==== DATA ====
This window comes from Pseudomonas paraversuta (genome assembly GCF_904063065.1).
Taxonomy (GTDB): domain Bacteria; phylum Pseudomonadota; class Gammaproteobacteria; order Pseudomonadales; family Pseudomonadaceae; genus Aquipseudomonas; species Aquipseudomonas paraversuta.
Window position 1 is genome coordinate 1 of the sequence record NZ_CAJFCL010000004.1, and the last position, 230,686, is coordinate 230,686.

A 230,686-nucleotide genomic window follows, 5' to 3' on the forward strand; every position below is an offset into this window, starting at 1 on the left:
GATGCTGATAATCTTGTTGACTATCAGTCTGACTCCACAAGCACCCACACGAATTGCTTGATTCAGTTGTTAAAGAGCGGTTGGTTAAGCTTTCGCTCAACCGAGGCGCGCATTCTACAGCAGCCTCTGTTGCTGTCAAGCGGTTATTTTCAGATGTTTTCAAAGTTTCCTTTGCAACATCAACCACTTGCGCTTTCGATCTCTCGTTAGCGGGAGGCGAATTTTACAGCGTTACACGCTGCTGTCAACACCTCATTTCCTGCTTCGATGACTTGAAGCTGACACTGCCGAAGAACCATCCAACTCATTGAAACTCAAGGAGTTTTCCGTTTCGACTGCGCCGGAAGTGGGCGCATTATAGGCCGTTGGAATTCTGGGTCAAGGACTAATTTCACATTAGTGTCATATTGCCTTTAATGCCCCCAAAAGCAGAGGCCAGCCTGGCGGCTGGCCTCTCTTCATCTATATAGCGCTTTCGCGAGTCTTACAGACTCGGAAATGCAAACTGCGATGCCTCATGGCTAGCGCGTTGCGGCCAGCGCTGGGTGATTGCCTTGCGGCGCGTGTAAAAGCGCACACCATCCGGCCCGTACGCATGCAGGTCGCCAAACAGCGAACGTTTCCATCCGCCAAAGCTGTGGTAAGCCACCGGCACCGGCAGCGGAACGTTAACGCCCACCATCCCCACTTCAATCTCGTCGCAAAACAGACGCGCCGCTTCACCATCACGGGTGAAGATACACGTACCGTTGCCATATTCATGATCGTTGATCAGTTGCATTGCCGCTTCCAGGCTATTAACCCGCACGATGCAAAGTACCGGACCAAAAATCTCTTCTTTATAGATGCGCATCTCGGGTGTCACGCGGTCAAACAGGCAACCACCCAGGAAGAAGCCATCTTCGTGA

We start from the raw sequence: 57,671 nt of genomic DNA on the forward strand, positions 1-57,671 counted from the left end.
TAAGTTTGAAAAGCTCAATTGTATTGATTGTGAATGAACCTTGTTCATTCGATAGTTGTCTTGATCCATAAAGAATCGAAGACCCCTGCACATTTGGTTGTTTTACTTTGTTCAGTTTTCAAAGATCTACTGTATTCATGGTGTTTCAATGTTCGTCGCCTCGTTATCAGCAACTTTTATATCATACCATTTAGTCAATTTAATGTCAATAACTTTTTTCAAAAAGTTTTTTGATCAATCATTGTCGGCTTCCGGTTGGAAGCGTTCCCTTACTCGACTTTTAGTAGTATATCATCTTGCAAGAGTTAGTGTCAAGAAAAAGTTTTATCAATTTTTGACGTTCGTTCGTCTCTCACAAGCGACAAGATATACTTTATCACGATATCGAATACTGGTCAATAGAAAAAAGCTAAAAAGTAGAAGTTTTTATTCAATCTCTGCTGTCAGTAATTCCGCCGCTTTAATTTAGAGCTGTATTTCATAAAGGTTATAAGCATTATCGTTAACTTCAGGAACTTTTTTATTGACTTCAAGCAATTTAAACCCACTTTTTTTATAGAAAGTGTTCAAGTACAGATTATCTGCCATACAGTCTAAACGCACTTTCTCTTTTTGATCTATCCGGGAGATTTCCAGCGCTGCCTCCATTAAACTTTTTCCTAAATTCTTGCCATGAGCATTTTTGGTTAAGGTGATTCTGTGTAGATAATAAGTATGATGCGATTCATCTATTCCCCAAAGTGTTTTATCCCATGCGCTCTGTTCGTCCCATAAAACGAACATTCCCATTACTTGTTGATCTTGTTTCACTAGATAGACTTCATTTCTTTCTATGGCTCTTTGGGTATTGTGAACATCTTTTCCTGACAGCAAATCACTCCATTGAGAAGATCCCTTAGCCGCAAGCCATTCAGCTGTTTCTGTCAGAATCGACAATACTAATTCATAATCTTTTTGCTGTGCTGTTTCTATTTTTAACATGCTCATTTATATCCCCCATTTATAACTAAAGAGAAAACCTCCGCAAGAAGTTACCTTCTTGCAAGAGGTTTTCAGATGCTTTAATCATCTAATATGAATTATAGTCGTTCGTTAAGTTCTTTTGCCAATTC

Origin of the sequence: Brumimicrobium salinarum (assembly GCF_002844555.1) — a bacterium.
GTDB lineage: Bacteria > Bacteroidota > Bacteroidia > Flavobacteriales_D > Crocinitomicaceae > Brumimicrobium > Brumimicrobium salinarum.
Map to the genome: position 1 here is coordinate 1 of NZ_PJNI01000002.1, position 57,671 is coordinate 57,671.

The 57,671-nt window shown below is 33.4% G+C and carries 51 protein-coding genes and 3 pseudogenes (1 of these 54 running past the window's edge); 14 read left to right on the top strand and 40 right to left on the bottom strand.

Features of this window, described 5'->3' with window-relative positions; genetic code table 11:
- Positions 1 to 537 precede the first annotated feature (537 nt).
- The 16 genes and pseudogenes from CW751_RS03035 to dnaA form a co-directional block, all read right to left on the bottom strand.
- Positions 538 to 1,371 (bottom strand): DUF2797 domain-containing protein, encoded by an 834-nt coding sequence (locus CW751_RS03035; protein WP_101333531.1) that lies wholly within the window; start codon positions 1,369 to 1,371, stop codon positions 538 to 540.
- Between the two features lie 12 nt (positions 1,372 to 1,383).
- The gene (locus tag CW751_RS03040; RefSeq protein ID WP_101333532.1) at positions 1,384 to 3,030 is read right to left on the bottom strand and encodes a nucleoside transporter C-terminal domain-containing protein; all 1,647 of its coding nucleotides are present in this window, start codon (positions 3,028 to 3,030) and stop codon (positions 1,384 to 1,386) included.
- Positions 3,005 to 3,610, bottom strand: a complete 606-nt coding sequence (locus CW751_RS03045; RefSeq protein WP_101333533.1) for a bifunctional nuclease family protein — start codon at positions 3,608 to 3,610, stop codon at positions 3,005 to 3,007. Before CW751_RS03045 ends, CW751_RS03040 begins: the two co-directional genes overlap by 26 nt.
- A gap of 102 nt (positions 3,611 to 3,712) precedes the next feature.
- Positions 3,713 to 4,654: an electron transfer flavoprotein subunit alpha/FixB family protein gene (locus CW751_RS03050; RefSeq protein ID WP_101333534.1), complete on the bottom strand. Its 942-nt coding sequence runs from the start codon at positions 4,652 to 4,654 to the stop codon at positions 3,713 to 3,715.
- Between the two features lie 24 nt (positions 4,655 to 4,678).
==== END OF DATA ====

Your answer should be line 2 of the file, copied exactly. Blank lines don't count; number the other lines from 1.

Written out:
Taxonomy (GTDB): domain Bacteria; phylum Pseudomonadota; class Gammaproteobacteria; order Pseudomonadales; family Pseudomonadaceae; genus Aquipseudomonas; species Aquipseudomonas paraversuta.